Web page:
An interview with Kara Laricks of “Fashion Star”


When NBC debuts its new reality competition Fashion Star on March 13, out lesbian designer Kara Laricks will be bringing her A-game. Kara went from being a fourth grade school teacher to following her dream to work in fashion, creating a line of unisex accessories called Collar, Stand + Tie. But now she’ll be competing against her peers to have her designs sold in Macy’s, H&M and Saks Fifth Avenue, and if she does hook a buyer, you’ll be able to buy her stuff in one of those stores the very next day.

We talked with Kara about her experience on the show, what celebrities she’d love to dress and how she creates looks for people of all gender expressions. I’m interested in your background, and journey, and what brought you to the show.

Kara Laricks:
I was a fourth grade teacher for 10 years before I decided to pursue this design dream that I’ve always had. After 10 years of teaching, I eased my way out of that profession, and went back to school at the Academy of Art in San Francisco and got a masters degree in fashion design. I thought, “If I’m going to be in the fashion world, the best thing to do is to move to New York.” So, I packed up my car with my girlfriend and my dog, and we drove across the country to New York. I’ve been working my way along ever since.

When the opportunity for the show came up – I had been doing my own little accessory line for about a year – I could not pass it up. I mean, the opportunity to design without worrying about cost and production and all of that? It was a complete dream come true.

AE: It seems like people are going to compare Fashion Star with other shows like Project Runway. I just wonder what you think is aesthetically different? What drew you to this, as opposed to one of the other shows?

The show is different. For Fashion Star, the main difference is that there are three retailers, Macy’s, H&M and Saks Fifth Avenue that are involved. Not only are we able to create and design each week and send our designs down the runway, we also have the rare opportunity to stand in front of these three huge retailers, [who] can bid on the designs we just sent down the runway. As an emerging designer, it’s next to impossible to get the attention of buyers this incredible, this well known. Again, I know I keep saying it, but it’s the opportunity of the lifetime. The chance of a lifetime.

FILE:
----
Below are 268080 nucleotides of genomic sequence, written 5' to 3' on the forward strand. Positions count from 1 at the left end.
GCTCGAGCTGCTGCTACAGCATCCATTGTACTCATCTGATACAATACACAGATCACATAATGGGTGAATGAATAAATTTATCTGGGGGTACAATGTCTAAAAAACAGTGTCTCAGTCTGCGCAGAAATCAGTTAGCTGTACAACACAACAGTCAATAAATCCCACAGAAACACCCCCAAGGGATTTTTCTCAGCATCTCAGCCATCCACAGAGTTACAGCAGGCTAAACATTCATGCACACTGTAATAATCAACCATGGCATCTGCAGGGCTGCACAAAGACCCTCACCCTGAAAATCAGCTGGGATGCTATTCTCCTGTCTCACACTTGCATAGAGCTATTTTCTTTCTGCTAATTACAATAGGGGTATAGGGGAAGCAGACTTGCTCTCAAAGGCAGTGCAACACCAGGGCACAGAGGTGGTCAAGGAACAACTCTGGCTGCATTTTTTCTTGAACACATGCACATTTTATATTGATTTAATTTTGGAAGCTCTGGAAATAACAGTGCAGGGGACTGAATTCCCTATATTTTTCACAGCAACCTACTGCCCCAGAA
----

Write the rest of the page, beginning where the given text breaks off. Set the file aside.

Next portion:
AE: I was looking at your stuff. I love the unisex, the androgynous. I think that so many women, especially the readers on, they’re always looking for stuff like that. I feel like that’s going to set you apart on the show and in the fashion world. What has been the response so far, on the show and off the show from buyers? Do they think that it’s sellable stuff? What’s the impression you get?

I’ve been really lucky because since starting my little line a year and a half ago, I have had the chance to sell at several local markets in New York. I’m fortunate because I’ve got an incredible audience already because so many tours come through markets, you know, buyers, other designers, tourists. I can’t tell you the incredible feeling that I have when a couple – most often a man and a woman – that come up to my table, both of them try on either a tie or a hoodie scarf and they look at each other and they’re like, “Ooh, you look foxy!” “No, you look foxy!” Yeah! That’s the goal: It can be for a man, a woman, whomever, however you identify. I love that. I’ve gotten such a great response from editors, photographers who want to photograph my ties, my scarves, etc.

My only drawback? I just haven’t been able to reach that kind of national level, or meet that buyer that sells on a national, or even worldwide, level. It’s so funny; most of my customers are European tourists or people that are kind of are in a fashion-y world, stylists or whatever. And I just want to bring what I do to the masses. So, Fashion Star was that outlet for me and that chance for me to show a wider audience what I feel the smaller audience is already loving. So, I love it.

AE: Definitely. I watched some clips of the show. Did you have a chance to work with every single one of the designers, [such as] Nicole Richie, Jessica Simpson. Or, do you only work with one of them?